Comedy Playhouse is a long-running British anthology series of one-off unrelated sitcoms that aired for 120 episodes from 1961 to 1975. Many episodes later graduated to their own series, including Steptoe and Son, Meet the Wife, Till Death Us Do Part, All Gas and Gaiters, Up Pompeii!, Not in Front of the Children, Me Mammy, That's Your Funeral, The Liver Birds, Are You Being Served? and Last of the Summer Wine, which is the world's longest running sitcom, having run from January 1973 to August 2010.
Titlecard for the 1961/62 series episode "The Offer". This episode was the pilot for Steptoe and Son.
|Country of origin||United Kingdom|
|No. of episodes||121 (as of 29 April 2014)|
|Running time||Usually 25 minutes, 30 minutes or 35 minutes|
|Picture format||405-line Black-and-white (1961–67) |
625-line Black-and-white (1968–69)
625-line PAL (1970–75)
1080i HDTV (2014–)
|Audio format||Monaural (1961–75) |
Surround sound 5.1 (2014–)
|Original release||Original Series|
15 December 1961 – 9 July 1975
29 April 2014 –
In March 2014, it was announced that Comedy Playhouse would make a return that year with three new episodes.
The series began in 1961 at the prompting of Tom Sloan, Head of BBC Light Entertainment at the time. Galton and Simpson were no longer writing for Tony Hancock and Sloan asked them to write ten one-offs with the hope that one might become established as a series. Thus, the first two series of Comedy Playhouse were written by Ray Galton and Alan Simpson, but after that the episodes were written by various writers. In all, 27 series started from a pilot in the Comedy Playhouse. The first eight series were in black-and-white, with the rest being in colour. Like many television programmes from the time, many of 1960s episodes are missing presumed wiped. In Australia the series was broadcast on ABC Television in the early 1960's-late 1970's.
Series One (1961–1962)Edit
The pilot episode of Steptoe and Son was broadcast as an episode.
Series Two (1963)Edit
Series Three (1963–1964)Edit
The pilot episodes of The Walrus and the Carpenter and Meet the Wife were broadcast as episodes.
Series Four (1965)Edit
Here I Come Whoever I Am (11 June 1965) starring Bernard Cribbins and Helen Fraser. This sitcom with the same characters was featured in the Lust segment of the 1971 film The Magnificent Seven Deadly Sins.
Murray and Me (8 July 1965) starring Chic Murray
Hudd (15 July 1965) starring Roy Hudd
Till Death Us Do Part (22 July 1965)
The Time and the Motion Man (29 July 1965) starring Leslie Phillips
The Vital Spark (12 August 1965)
Series Five (1966)Edit
Beggar My Neighbour (24 May 1966)
The Reluctant Romeo (2 August 1966)
Series Six (1967)Edit
Series Seven (1968)Edit
Wild, Wild Women (24 May 1968)
B-And-B (7 June 1968)
Me Mammy (14 June 1968)
Series Eight (1969)Edit
The Liver Birds (14 April 1969)
As Good Cooks Go (5 May 1969)
Up Pompeii! (17 September 1969)
Series Nine (1969–70)Edit
Series Ten (1970)Edit
Keep 'Em Rolling (11 March 1970) starring Derek Nimmo
Series Eleven (1971)Edit
Just Harry and Me (1 April 1971) starring Sheila Hancock, Donald Houston and Lynne Frederick. This was the pilot episode. The series was broadcast in two sections, the first of six episodes, then a break, followed by another seven episodes. 26 scripts were short-listed and this was pared down to 13.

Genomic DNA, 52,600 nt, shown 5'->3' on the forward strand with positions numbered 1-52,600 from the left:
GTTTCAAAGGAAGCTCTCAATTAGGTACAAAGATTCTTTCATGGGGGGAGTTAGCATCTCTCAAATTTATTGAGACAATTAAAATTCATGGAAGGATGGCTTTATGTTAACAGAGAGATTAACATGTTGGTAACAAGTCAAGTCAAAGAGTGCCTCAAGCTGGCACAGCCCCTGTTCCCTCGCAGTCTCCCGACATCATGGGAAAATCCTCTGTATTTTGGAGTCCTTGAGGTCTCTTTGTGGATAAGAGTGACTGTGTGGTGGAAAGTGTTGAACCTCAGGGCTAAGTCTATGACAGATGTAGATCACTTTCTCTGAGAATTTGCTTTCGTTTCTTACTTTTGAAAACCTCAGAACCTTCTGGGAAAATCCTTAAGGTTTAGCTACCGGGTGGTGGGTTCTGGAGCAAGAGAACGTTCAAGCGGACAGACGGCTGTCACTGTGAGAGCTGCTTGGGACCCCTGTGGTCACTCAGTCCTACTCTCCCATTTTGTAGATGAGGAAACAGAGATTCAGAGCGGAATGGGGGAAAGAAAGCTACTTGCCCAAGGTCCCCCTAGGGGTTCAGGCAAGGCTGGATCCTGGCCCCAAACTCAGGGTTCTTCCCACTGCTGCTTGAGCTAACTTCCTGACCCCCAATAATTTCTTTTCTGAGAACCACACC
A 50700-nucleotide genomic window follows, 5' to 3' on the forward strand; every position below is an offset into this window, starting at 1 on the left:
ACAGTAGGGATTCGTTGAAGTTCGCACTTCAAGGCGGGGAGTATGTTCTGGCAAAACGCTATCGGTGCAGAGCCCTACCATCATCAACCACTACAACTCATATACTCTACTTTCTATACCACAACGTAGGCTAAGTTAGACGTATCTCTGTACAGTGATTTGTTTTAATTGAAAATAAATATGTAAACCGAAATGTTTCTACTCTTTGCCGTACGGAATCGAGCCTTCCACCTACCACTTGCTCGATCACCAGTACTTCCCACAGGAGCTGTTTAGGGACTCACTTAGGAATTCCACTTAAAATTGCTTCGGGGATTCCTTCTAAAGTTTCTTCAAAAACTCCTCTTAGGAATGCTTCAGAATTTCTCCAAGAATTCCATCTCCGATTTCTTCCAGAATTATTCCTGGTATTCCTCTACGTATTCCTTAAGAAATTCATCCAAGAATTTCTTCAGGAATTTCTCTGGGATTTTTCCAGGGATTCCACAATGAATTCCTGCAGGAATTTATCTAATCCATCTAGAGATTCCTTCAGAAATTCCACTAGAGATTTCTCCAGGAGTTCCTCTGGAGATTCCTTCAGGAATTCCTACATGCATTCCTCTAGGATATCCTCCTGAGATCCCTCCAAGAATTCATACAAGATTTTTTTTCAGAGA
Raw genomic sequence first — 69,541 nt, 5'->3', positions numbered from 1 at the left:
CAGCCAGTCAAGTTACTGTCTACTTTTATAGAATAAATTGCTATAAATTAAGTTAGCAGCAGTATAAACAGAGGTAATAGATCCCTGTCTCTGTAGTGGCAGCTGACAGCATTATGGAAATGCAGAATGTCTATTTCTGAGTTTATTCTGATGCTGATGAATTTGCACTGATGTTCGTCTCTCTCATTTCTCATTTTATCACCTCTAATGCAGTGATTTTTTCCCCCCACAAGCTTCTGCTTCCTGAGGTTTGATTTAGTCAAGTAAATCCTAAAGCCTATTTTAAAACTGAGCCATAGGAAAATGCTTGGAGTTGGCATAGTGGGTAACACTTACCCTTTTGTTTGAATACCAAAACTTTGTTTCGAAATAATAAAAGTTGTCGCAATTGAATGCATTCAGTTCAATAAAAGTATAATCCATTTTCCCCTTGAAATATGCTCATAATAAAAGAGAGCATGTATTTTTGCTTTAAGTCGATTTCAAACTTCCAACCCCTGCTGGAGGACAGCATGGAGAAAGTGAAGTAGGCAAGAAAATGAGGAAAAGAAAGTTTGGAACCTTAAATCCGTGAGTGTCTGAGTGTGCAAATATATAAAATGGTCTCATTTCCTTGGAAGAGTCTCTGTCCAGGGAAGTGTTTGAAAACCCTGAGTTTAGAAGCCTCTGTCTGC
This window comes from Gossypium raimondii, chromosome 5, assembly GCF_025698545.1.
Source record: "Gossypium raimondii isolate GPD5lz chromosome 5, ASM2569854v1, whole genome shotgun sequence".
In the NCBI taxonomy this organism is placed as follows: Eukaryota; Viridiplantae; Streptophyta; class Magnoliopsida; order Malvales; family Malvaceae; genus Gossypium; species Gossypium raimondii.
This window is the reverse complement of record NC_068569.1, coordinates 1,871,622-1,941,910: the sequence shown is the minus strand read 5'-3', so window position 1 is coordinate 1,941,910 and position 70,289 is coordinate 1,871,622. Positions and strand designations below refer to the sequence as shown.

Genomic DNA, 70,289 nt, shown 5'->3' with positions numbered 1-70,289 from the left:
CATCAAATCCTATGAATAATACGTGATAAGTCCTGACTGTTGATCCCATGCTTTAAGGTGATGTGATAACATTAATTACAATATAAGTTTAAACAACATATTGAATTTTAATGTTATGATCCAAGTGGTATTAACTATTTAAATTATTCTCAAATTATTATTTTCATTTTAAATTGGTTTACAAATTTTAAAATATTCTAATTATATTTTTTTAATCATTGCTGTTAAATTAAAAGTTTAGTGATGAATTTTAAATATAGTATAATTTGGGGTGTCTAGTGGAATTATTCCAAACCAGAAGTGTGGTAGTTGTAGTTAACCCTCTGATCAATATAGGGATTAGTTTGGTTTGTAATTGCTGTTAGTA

It's Awfully Bad For Your Eyes, Darling (15 April 1971)
Series Twelve (1972)Edit
The first episode of Are You Being Served? was broadcast as an episode.
Series Thirteen (1973)Edit
Of Funerals and Fish (4 January 1973). The pilot episode of the World's longest-running sitcom, Last of the Summer Wine.
Home from Home (8 February 1973) starring Carmel McSharry, Michael Robbins, Yootha Joyce and Tony Selby. Bill Collins may not have been the greatest husband of all time but when his wife moves into a bed-sitter and becomes a traffic warden - intent on making him her most frequent victim - things have gone too far.
Series Fourteen (1974)Edit
Franklyn and Johnnie (23 April 1974) starring Geoffrey Bayldon, Ronnie Barker and Richard Hurndall. Franklyn and Johnnie have been enemies for 40 years. Could it be that the death of their one mutual friend might heal the breach?
Howerd's History of England (30 April 1974) starring Frankie Howerd
Happy Ever After (7 May 1974)
The Big Job (21 May 1974) starring Prunella Scales, Peter Jones and Alfred Marks. 'Half a million in used notes'-Eddie's perennial dream. But when he tries his hand at kidnapping, the results are disastrous.
It's Only Me: Whoever I Am (28 May 1974) starring David Jason, Patricia Hayes and Daphne Heard. For a simple Rochdale lad not sure where his personal centre of gravity lies, perhaps being an actor is easier than trying to decide who he ought to be.
Sitting Pretty (11 June 1974) starring Nicky Henson and Una Stubbs It's smashing being a sitting tenant; the landlord can' chuck you out, he can' put up the rent, and you don' have to pay the rates or do repairs.
French Relish (16 July 1974) starring Derek Nimmo
Series Fifteen (1975)Edit
Series Sixteen (2014)Edit
- Over to Bill (29 April 2014)
- Miller's Mountain (6 May 2014)
- Monks (13 May 2014)
Series Seventeen (2016)Edit
- Hospital People (26 February 2016)
- Broken Biscuits (4 March 2016)
- Stop/Start (11 March 2016)
Series Eighteen (2017)Edit
Scottish Comedy PlayhouseEdit
The BBC aired six comedy pilots in 1970 in Scotland only under the title Scottish Comedy Playhouse, none of which developed onto a full series. While these were being aired, Monty Python's Flying Circus was broadcast in the rest of the UK. The episodes were
- Stand In For A Hearse (22 September 70)
- The Siege of Castle Drumlie (29 September 70)
- The Dinner Party (20 October 70)
- To Grace A Son (28 October 70)
- Stobo Takes The Chair (3 November 70)
- Take Your Partners (10 November 70)
- Ian Burrell (17 March 2014). "BBC1 to revive 'Comedy Playhouse' after 40 years". The Independent. Retrieved 25 March 2014.
- Radio Times, 25 March 1971